How To Visit A Church

I almost titled this post “Church Shopping,” but I changed it because that terminology only feeds the consumer mindset that many church attenders have these days.

I had a friend contact me recently to ask me a question about the denomination my church belongs to. She lives far away, so she wasn’t asking because she plans to attend our church, but because she and her family were getting ready to visit several churches and she wondered about Presbyterianism. As I answered her, I realized that working at a church for many years has taught me a few things about the best way to go about visiting a church. I’ve greeted and cared for many visitors in my current church. Here are my suggestions for church visitors:

  • When you arrive at the church, hopefully you will find a friendly face. Don’t be afraid to introduce yourself or ask questions like, “Do you have a church nursery?” “Where are the restrooms?” “Could you direct me to the sanctuary?” I know this is daunting for some people, but it is the best way to make sure that people know you are new and it puts you on the fast track for getting the information you are seeking.
  • Hopefully the church you are attending does not do one of those embarrassing, “raise your hand if you’re new here” things. If they do, it’s okay to pretend you don’t understand what they mean by “new.”
  • Realize that the long-time members are trying to decide if they should know who you are or not. They may greet you hesitantly–if they introduce themselves to you and you inform them that you’ve been coming for 8 years, it’s embarrassing. I myself have opted for the “Good to see you!” and a handshake if I’m really not sure.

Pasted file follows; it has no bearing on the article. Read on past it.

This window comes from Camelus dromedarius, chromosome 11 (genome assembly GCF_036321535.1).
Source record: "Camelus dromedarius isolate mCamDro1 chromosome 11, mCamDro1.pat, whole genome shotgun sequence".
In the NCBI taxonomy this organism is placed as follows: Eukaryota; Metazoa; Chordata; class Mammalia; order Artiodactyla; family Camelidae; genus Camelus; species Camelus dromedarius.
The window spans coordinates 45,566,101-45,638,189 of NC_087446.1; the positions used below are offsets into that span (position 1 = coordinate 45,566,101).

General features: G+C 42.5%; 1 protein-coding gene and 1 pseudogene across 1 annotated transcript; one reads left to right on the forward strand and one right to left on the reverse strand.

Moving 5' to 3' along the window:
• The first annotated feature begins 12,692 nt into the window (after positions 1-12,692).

• Don’t be worried about sitting in someone’s seat. Sit where you are comfortable. (If you’re still worried about sitting in someone’s seat, it’s a good bet that the front rows don’t belong to anyone!)
  • If they have a fellowship pad or a bulletin tear off or something that asks you for your contact information, fill it out if you think you’d like more information. Usually churches use these so they can send cards or information to visitors. Some churches handle this information better than others. I took a mission trip group to Toronto in 2007 and we stayed overnight and worshiped at a church in Michigan, and they still have me on their mailing and email list.
  • Try not to get hung up on a bad joke during the announcements or a point in the sermon you aren’t sure about. Obviously, if there are glaring doctrinal differences, that’s one thing, but realize that every church you would attend will have things you don’t agree with or appreciate. Do consider the things you liked about the church experience.
  • Don’t rate a church on what you “get out of it.” Remember that church isn’t something you attend, it’s something you belong to. Look for ways you might be able to share your gifts or enjoy being a part of the ministry and work of the church.
  • Don’t base your opinions or plans on numbers (as in how many people). Numbers are important in some respects, but they should not be the bottom line. Does the church seem too “big?” Ask about small groups. Does the church seem too “small?” Amazing things can happen through small groups of people. Remember–Jesus only had 12 disciples.
  • After worship, ask for a tour of the building. It’s a great way to find out what’s going on and there will likely be people who are glad to show you around.
  • Ask if they have a church newsletter or devotional material available for you to take. Many churches have extras of these on hand and it will help you understand a little more about the church.
  • It’s a good plan to give a church more than one try. Visit a mid-week opportunity to see what else is happening. Visit a different worship service. It will help you get a better feel than just one worship service will.
  • Watch this instructional video–it will likely answer any other questions you have: